A geologically interesting area offering rustic camping facilities, fishing and nature appreciation. Blue Earth Lake Park includes lakes, wetlands and riparian areas in a deep valley with significant value for song birds and waterfowl, surrounding upland forests and the Pavilion Mountains.
There are no defined sites. The area can accommodate 5 or 6 camping parties. All campsites are on a first-come, first-served basis; reservations are not accepted. On the first lake there are 3-4 sites. These sites have very little shade. The second lake has 2 sites. The first site has very little shade, the second has a number of trees around it. Most visitors camp with a truck and camper. The sites are very rustic. There are no tables. There are rock fire rings. There is no fee. There are no facilities other than toilets at this remote park. Please note the road to this park can be very slippery in wet weather. The area is open year-round depending on weather and road conditions.
There are two user maintained pit toilets. Visitors need to bring their own toilet paper.
There is an undeveloped area to launch small boats or canoes. Most visitors use small car top boats on these lakes.
If visitors require a campfire, keeping the campfire small can conserve firewood and air quality. Do not leave your campfire unattended. Please ensure the campfire is completely extinguished before leaving the area. To preserve vegetation and ground cover, it is prohibited to gather firewood from the area around your campsite or elsewhere in the park. Dead wood is an important habitat element for many plants and animals and it adds organic matter to the soil. If you rely on campfires for cooking, be prepared to bring a portable stove should a campfire ban be implemented.
There are no developed trails in the park. There are paths that follow the shoreline of the lakes. Visitors may walk along the roads in the area but should use caution and be alert to occasional traffic.
The lakes are very small in size, but canoeing and kayaking are popular.
Blue Earth Lake is popular for trout fishing. A stream used by spawning trout connects the lakes. Fishing is good throughout the spring and summer, but is dependant on the weather. Anyone fishing or angling in British Columbia must have an appropriate licence.
Pets/domestic animals must be on a leash at all times. You are responsible for their behaviour and must dispose of their excrement. Backcountry areas are not suitable for dogs or other pets due to wildlife issues and the potential for problems with bears.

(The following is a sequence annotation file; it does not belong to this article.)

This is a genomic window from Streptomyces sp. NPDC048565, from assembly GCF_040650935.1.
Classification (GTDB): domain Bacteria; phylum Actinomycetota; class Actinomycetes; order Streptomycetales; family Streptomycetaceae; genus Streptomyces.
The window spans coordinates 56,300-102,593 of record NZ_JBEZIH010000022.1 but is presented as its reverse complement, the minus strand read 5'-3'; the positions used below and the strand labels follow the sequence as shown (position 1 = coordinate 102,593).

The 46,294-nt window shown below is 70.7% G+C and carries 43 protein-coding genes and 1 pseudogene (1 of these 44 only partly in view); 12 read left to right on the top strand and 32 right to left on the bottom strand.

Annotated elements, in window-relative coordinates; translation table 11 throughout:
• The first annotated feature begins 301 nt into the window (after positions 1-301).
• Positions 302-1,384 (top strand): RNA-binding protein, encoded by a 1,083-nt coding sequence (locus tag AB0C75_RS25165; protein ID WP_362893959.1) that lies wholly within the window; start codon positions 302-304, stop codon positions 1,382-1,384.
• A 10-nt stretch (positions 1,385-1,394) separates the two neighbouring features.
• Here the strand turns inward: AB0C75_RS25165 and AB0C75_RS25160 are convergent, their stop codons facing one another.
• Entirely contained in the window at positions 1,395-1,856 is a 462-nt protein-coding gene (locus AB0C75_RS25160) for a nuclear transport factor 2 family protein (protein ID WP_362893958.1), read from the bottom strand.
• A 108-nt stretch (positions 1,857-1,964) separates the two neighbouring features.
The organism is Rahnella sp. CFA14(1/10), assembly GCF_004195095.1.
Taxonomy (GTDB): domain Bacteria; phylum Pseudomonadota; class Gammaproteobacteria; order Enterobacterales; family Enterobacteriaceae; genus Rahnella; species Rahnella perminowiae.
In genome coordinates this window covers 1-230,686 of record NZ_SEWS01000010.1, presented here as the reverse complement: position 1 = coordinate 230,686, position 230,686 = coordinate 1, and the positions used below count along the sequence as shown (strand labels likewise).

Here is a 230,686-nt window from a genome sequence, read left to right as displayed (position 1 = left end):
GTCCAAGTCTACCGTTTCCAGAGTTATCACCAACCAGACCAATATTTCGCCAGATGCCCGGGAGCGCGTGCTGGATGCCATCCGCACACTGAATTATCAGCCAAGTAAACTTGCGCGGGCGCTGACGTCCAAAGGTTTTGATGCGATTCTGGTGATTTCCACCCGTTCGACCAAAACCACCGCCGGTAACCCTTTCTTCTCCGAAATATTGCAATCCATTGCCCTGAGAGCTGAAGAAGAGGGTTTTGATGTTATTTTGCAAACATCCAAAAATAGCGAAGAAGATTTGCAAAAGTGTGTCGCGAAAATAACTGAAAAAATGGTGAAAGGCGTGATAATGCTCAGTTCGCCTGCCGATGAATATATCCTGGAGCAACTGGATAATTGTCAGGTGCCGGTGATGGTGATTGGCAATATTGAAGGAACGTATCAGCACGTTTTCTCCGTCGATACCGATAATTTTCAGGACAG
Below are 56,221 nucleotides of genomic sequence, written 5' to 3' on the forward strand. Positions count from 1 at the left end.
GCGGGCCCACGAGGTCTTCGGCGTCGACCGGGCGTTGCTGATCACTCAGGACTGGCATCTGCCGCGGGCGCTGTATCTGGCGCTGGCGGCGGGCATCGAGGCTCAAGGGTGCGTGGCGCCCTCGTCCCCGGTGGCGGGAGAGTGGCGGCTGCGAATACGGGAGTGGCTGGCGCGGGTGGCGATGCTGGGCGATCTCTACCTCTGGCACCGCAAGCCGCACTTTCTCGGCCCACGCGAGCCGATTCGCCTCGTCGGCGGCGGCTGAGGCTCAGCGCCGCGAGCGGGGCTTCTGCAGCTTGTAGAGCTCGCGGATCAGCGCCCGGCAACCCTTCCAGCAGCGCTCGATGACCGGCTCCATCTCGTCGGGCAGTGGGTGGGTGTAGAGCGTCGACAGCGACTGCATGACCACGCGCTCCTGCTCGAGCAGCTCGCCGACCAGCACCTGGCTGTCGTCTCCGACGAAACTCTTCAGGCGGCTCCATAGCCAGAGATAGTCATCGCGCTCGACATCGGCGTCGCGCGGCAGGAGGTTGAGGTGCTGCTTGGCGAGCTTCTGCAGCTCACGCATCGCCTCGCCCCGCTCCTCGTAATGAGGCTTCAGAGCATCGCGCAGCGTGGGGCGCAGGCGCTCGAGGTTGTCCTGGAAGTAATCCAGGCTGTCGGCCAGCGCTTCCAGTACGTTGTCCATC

Mountain biking is possible on the numerous logging roads in the area. Visitors should exercise caution if active logging is occurring in the area.
Please note that bicycles with electric assist motors (e-bikes) are not allowed on the trails within Blue Earth Lake Provincial Park. E-bikes are restricted to park roads and areas where motorized use is permitted. The only exception to this policy will be for authorized and identified trail maintenance bikes conducting work on behalf of BC Parks.
Hunting is permitted in this park only during lawful game hunting season. Check the Hunting and Trapping Regulations Synopsis for more information.
30 km southwest of Cache Creek, Blue Earth Lake Provincial Park is accessed by gravel road from the Trans Canada Hwy north of Spences Bridge. The turnoff from the highway is onto Venables Valley Rd. The park boundary is reached approximately 17 km from this turnoff. Visitors need to refer to a backcountry road map to access this park. With new clearcuts and logging roads being created, it is easy to lose your way. The nearest community, town or city is Cache Creek.
To Blue Earth Lake (zeroed from the Venables Valley Road Highway #1 Turnoff):
|0 km||Turn off Highway #1 at Venables Valley Road (Main Entrance)|
|4.8 km||Keep Right|
|5.2 km||Four-Way Intersection, Go Straight Through|
|9.5 km||Keep Right|
|9.8 km||Keep Left (Major Road to Right)|
|11.1 km||Keep Right|
|12.3 km||Keep Left|
|12.4 km||Keep Right|
|12.9 km||Go Straight (Major Road to Right)|
|14.8 km||Keep Left|
|16.0 km||Keep Left|
|16.5 km||Keep Right|
|16.8 km||Keep Left|
|16.9 km||Park Boundary Sign|
|17.6 km||Camping Area at Small Lake|
BC Parks honours Indigenous Peoples’ connection to the land and respects the importance of their diverse teachings, traditions, and practices within these territories. This park webpage may not adequately represent the full history of this park and the connection of Indigenous Peoples to this land. We are working in partnership with Indigenous Peoples to update our websites so that they better reflect the history and cultures of these special places.